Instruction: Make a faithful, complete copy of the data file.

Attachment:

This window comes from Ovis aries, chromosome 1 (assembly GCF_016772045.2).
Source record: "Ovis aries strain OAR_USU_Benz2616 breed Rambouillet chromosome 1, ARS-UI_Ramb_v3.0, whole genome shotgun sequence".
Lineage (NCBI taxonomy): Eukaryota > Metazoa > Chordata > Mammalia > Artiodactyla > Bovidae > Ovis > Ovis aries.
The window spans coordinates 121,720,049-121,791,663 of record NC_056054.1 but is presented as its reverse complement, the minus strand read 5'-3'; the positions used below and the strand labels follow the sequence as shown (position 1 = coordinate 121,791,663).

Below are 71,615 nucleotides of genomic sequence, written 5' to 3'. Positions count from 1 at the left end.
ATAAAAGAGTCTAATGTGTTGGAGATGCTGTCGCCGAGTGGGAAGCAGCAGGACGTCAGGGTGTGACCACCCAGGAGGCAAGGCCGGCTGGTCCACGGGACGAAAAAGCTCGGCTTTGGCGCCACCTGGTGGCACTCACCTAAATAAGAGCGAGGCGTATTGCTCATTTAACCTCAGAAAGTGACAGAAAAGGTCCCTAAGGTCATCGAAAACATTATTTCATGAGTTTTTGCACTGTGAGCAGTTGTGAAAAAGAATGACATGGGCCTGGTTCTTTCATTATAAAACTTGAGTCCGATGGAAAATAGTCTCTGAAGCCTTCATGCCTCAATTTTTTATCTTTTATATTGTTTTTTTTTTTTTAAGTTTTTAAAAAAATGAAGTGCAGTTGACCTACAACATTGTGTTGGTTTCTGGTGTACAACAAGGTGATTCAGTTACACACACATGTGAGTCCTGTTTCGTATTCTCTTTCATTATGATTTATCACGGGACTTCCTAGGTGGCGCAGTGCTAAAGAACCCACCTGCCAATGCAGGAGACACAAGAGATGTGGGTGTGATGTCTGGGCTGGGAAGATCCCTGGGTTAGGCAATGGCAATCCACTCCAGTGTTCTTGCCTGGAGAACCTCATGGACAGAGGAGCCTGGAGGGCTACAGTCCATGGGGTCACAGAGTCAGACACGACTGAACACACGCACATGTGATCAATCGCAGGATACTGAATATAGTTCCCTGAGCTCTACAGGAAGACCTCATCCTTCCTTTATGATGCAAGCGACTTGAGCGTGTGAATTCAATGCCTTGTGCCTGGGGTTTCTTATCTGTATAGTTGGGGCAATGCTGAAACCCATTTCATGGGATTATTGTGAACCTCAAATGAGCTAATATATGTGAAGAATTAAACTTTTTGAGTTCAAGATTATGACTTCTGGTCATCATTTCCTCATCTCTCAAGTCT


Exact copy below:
This window comes from Ovis aries, chromosome 1 (assembly GCF_016772045.2).
Source record: "Ovis aries strain OAR_USU_Benz2616 breed Rambouillet chromosome 1, ARS-UI_Ramb_v3.0, whole genome shotgun sequence".
Lineage (NCBI taxonomy): Eukaryota > Metazoa > Chordata > Mammalia > Artiodactyla > Bovidae > Ovis > Ovis aries.
The window spans coordinates 121,720,049-121,791,663 of record NC_056054.1 but is presented as its reverse complement, the minus strand read 5'-3'; the positions used below and the strand labels follow the sequence as shown (position 1 = coordinate 121,791,663).

Below are 71,615 nucleotides of genomic sequence, written 5' to 3'. Positions count from 1 at the left end.
ATAAAAGAGTCTAATGTGTTGGAGATGCTGTCGCCGAGTGGGAAGCAGCAGGACGTCAGGGTGTGACCACCCAGGAGGCAAGGCCGGCTGGTCCACGGGACGAAAAAGCTCGGCTTTGGCGCCACCTGGTGGCACTCACCTAAATAAGAGCGAGGCGTATTGCTCATTTAACCTCAGAAAGTGACAGAAAAGGTCCCTAAGGTCATCGAAAACATTATTTCATGAGTTTTTGCACTGTGAGCAGTTGTGAAAAAGAATGACATGGGCCTGGTTCTTTCATTATAAAACTTGAGTCCGATGGAAAATAGTCTCTGAAGCCTTCATGCCTCAATTTTTTATCTTTTATATTGTTTTTTTTTTTTTAAGTTTTTAAAAAAATGAAGTGCAGTTGACCTACAACATTGTGTTGGTTTCTGGTGTACAACAAGGTGATTCAGTTACACACACATGTGAGTCCTGTTTCGTATTCTCTTTCATTATGATTTATCACGGGACTTCCTAGGTGGCGCAGTGCTAAAGAACCCACCTGCCAATGCAGGAGACACAAGAGATGTGGGTGTGATGTCTGGGCTGGGAAGATCCCTGGGTTAGGCAATGGCAATCCACTCCAGTGTTCTTGCCTGGAGAACCTCATGGACAGAGGAGCCTGGAGGGCTACAGTCCATGGGGTCACAGAGTCAGACACGACTGAACACACGCACATGTGATCAATCGCAGGATACTGAATATAGTTCCCTGAGCTCTACAGGAAGACCTCATCCTTCCTTTATGATGCAAGCGACTTGAGCGTGTGAATTCAATGCCTTGTGCCTGGGGTTTCTTATCTGTATAGTTGGGGCAATGCTGAAACCCATTTCATGGGATTATTGTGAACCTCAAATGAGCTAATATATGTGAAGAATTAAACTTTTTGAGTTCAAGATTATGACTTCTGGTCATCATTTCCTCATCTCTCAAGTCT